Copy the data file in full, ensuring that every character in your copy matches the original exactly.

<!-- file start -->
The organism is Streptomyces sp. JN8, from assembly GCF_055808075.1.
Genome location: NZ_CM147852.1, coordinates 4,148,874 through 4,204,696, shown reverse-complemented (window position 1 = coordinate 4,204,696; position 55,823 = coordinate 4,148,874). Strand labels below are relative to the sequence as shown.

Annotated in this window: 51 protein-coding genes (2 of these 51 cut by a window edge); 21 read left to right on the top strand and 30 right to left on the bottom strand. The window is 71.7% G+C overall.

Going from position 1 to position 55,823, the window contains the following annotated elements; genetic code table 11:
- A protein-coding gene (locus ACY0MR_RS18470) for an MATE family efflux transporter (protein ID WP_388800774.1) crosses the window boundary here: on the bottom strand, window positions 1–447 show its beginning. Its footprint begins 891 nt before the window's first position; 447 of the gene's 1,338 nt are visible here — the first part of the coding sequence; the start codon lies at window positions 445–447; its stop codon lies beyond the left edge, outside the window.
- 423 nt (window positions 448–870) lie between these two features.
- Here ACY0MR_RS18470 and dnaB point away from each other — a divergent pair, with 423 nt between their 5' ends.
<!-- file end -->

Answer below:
The organism is Streptomyces sp. JN8, from assembly GCF_055808075.1.
Genome location: NZ_CM147852.1, coordinates 4,148,874 through 4,204,696, shown reverse-complemented (window position 1 = coordinate 4,204,696; position 55,823 = coordinate 4,148,874). Strand labels below are relative to the sequence as shown.

Annotated in this window: 51 protein-coding genes (2 of these 51 cut by a window edge); 21 read left to right on the top strand and 30 right to left on the bottom strand. The window is 71.7% G+C overall.

Going from position 1 to position 55,823, the window contains the following annotated elements; genetic code table 11:
- A protein-coding gene (locus ACY0MR_RS18470) for an MATE family efflux transporter (protein ID WP_388800774.1) crosses the window boundary here: on the bottom strand, window positions 1–447 show its beginning. Its footprint begins 891 nt before the window's first position; 447 of the gene's 1,338 nt are visible here — the first part of the coding sequence; the start codon lies at window positions 445–447; its stop codon lies beyond the left edge, outside the window.
- 423 nt (window positions 448–870) lie between these two features.
- Here ACY0MR_RS18470 and dnaB point away from each other — a divergent pair, with 423 nt between their 5' ends.